Sure, a little anxiety is an inevitable byproduct of life in the city, but some therapists say New Yorkers haven’t been this jittery in years.  

High anxiety has been fueled by rampant job losses and a collapsing economy. And cases of the nerves may only get worse now that summer is over and the eighth anniversary of 9/11 is around the corner.  

“This is a period of time that traditionally brings anticipation with back-to-school as a baseline,” said Dr. Alan Manevitz, a psychiatrist at New York-Presbyterian/Weill Cornell Medical Center. “There’s a sense of the summer’s over and we’re going to see what’s going to happen. While there’s hope that things are going to be better, there’s a great deal of uncertainty.”

New Yorkers have been struggling to cope with growing stress. Gabriel Gonzalez, 31, a Manhattan resident, began suffering from migraines because of increased anxiety.

“Work and social life and living here in the city have been hectic. It has been to the point where I was thinking I want to start somewhere fresh, somewhere new,” Gonzalez said.

Evidence of over-the-top stress can be found at local pharmacies and therapists’ offices where some psychologists have seen the highest level of anxiety since the aftermath of 9/11. Two Zitomer Pharmacy locations saw about a ten percent increase of anti-anxiety prescriptions in the past nine months and between a five and 10 percent boost in antidepressants, which are sometimes used to treat anxiety disorders.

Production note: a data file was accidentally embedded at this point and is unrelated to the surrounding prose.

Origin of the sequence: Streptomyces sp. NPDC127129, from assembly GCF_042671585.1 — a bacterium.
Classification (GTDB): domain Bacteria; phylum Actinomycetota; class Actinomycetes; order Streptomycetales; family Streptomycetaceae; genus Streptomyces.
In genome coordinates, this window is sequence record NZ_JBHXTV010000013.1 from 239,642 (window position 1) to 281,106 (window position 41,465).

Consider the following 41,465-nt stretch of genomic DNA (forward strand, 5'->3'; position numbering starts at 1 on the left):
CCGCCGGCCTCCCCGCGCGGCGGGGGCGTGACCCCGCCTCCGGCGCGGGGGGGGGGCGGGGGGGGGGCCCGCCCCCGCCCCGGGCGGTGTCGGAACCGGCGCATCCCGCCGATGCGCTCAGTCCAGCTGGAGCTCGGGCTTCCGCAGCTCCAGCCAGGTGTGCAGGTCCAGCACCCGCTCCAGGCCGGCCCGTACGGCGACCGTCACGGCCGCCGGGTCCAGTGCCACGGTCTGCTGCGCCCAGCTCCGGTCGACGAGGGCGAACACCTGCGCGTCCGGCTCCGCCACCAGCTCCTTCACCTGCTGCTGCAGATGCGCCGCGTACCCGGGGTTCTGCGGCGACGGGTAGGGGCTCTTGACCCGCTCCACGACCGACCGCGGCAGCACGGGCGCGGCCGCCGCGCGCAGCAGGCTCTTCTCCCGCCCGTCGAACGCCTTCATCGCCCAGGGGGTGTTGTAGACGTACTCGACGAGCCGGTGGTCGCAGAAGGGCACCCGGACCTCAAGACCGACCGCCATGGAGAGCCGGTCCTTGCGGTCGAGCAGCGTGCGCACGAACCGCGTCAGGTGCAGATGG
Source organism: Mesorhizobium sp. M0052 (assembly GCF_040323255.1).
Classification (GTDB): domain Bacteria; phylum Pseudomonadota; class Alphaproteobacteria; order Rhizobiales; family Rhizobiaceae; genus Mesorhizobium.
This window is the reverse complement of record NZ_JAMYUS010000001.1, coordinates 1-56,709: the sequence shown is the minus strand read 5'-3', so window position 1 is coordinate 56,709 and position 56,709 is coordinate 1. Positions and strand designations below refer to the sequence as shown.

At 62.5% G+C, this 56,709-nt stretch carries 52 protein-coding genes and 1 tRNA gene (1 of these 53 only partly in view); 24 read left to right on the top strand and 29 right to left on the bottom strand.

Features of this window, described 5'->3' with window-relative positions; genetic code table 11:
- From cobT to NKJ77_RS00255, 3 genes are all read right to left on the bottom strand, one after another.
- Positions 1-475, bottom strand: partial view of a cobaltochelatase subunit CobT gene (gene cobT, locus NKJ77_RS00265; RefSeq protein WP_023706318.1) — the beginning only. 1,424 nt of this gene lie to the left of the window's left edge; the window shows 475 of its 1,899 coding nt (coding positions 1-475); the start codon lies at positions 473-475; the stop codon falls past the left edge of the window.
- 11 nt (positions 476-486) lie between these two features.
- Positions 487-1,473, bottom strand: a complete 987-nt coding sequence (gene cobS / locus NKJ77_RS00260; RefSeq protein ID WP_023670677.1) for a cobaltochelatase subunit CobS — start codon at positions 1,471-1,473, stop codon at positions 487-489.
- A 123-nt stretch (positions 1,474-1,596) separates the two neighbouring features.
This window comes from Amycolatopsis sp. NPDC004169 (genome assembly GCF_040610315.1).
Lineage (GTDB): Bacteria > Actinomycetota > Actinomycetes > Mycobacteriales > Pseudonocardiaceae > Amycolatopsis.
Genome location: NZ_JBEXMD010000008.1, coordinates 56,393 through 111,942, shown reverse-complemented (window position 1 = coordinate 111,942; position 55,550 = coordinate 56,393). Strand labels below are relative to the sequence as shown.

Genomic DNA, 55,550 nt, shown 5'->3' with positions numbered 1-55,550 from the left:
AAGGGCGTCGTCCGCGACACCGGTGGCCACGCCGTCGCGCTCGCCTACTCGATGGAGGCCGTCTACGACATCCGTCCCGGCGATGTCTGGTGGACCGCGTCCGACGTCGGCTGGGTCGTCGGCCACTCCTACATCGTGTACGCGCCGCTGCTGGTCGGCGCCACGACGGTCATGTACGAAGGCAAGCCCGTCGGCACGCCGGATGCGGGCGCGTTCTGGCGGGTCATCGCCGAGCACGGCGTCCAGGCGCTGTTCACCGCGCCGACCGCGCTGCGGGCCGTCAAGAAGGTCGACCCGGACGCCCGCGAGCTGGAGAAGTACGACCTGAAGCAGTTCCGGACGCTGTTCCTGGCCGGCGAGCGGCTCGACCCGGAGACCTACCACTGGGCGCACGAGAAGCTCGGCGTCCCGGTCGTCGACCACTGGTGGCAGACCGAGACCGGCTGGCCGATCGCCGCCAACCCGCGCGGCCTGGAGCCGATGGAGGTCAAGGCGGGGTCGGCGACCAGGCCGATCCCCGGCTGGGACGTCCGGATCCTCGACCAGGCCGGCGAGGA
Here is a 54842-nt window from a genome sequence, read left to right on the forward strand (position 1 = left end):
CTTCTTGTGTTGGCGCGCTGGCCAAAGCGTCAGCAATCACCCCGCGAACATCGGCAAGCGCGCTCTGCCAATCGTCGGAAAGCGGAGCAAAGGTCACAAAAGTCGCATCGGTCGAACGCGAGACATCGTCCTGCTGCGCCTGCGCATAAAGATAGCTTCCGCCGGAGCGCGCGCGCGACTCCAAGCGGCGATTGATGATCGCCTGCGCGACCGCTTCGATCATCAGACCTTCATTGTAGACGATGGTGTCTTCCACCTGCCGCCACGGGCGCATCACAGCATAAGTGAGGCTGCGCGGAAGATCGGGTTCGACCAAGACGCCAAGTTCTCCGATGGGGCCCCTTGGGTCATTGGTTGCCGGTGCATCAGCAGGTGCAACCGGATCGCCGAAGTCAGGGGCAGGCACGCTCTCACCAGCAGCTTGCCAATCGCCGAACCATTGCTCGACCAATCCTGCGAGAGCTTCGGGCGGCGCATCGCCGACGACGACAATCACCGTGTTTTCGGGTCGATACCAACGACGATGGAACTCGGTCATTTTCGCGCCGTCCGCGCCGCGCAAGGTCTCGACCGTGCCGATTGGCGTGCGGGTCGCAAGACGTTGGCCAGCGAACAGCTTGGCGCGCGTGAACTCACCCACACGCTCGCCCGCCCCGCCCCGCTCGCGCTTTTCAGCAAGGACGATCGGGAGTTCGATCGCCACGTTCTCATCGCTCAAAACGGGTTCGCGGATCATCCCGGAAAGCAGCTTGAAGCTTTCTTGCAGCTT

People who did not have a problem before the recession have been talking to doctors about anxiety issues and others who weren’t coping well before are also suffering, said Peter Kanaris, a psychologist and coordinator for public education for the New York State Psychological Association.

“The loss of jobs, the fear of loss of the home, this has ratcheted up the level of stress where people are responding to that with health problems--both mental and physical,” he said.

Some doctors believe that anxiety levels aren’t necessarily up, it’s people’s acceptance of taking psychiatric medication that has risen. A recent study showed that most people felt the drugs are helpful.

“There was a greater stigma in taking them,” said Dr. Lena Verkhovsky, a Manhattan psychiatrist. “Now there is a much greater social acceptance of both psychiatric illness and treatment.”

Physicians are also more comfortable prescribing medications that have been tested in the general population for a long time. Advertising has also played a role in people’s acceptance, which Verkhovsky believes is an overall good thing, but she’s also had to counsel patients who come in asking for a medication she might not feel is the best choice.

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While the economic future remains unclear, some New Yorkers who suffered from anxiety are starting to cope in constructive ways. Jason Ewing’s mother was laid off in May, and volunteering at church and taking classes have helped her wade out of anxiety issues.

“She’s bouncing back,” said Ewing, 23, of Queens. “She’s feeling more confident because she’s learning more skills.”